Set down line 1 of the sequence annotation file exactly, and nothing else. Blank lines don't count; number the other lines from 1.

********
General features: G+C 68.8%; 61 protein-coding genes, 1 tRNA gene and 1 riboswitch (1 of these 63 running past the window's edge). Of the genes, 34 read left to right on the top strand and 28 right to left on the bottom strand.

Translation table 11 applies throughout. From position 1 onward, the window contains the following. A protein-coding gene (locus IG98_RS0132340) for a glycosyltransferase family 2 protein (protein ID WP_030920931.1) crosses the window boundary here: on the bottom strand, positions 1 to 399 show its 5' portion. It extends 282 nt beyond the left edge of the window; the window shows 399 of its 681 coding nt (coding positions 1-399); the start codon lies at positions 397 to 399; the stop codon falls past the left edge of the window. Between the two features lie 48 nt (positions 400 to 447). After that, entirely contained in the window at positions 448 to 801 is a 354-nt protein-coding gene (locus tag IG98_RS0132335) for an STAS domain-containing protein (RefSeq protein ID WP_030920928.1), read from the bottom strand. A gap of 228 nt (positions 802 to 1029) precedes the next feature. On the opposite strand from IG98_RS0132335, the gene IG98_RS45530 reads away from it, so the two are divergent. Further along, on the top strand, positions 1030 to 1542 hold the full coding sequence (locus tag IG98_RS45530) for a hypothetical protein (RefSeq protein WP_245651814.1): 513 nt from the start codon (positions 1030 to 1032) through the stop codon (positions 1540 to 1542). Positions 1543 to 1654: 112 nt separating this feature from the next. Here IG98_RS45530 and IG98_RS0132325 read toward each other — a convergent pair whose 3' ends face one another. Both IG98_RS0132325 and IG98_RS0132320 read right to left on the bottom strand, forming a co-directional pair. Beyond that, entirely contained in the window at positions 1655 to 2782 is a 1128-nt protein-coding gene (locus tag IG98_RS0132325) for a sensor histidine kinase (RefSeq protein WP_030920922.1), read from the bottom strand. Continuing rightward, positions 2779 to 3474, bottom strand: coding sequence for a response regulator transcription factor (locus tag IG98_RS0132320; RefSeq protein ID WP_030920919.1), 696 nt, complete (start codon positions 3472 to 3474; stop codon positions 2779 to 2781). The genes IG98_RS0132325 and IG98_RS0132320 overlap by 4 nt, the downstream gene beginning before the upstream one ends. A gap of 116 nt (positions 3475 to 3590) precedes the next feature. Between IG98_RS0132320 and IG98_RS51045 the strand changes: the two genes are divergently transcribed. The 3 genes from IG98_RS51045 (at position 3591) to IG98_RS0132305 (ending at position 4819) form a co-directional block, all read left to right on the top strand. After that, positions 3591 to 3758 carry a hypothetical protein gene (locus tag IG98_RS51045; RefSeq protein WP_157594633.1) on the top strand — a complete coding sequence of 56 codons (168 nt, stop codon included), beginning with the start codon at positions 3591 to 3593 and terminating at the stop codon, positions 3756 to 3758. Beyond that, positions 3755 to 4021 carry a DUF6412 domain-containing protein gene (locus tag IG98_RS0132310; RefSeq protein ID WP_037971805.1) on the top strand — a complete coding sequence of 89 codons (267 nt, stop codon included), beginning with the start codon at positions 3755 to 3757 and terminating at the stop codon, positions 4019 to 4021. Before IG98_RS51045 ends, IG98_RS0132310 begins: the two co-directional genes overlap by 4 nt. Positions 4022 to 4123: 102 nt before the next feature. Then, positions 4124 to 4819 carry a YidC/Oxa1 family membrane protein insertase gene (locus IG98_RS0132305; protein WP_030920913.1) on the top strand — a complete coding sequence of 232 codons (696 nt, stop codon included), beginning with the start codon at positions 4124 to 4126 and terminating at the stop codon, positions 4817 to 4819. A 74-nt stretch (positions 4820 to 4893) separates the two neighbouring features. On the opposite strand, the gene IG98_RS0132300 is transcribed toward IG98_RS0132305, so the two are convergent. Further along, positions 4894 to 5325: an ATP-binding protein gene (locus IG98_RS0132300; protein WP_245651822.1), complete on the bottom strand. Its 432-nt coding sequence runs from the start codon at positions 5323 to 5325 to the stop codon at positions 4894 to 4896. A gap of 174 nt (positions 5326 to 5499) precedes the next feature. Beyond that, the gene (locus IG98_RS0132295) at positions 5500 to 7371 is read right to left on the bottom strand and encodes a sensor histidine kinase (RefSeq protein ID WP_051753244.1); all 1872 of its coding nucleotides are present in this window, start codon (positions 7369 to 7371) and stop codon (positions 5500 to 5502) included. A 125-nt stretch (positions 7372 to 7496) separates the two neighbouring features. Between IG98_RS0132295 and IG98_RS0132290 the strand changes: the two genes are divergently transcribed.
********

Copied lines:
General features: G+C 68.8%; 61 protein-coding genes, 1 tRNA gene and 1 riboswitch (1 of these 63 running past the window's edge). Of the genes, 34 read left to right on the top strand and 28 right to left on the bottom strand.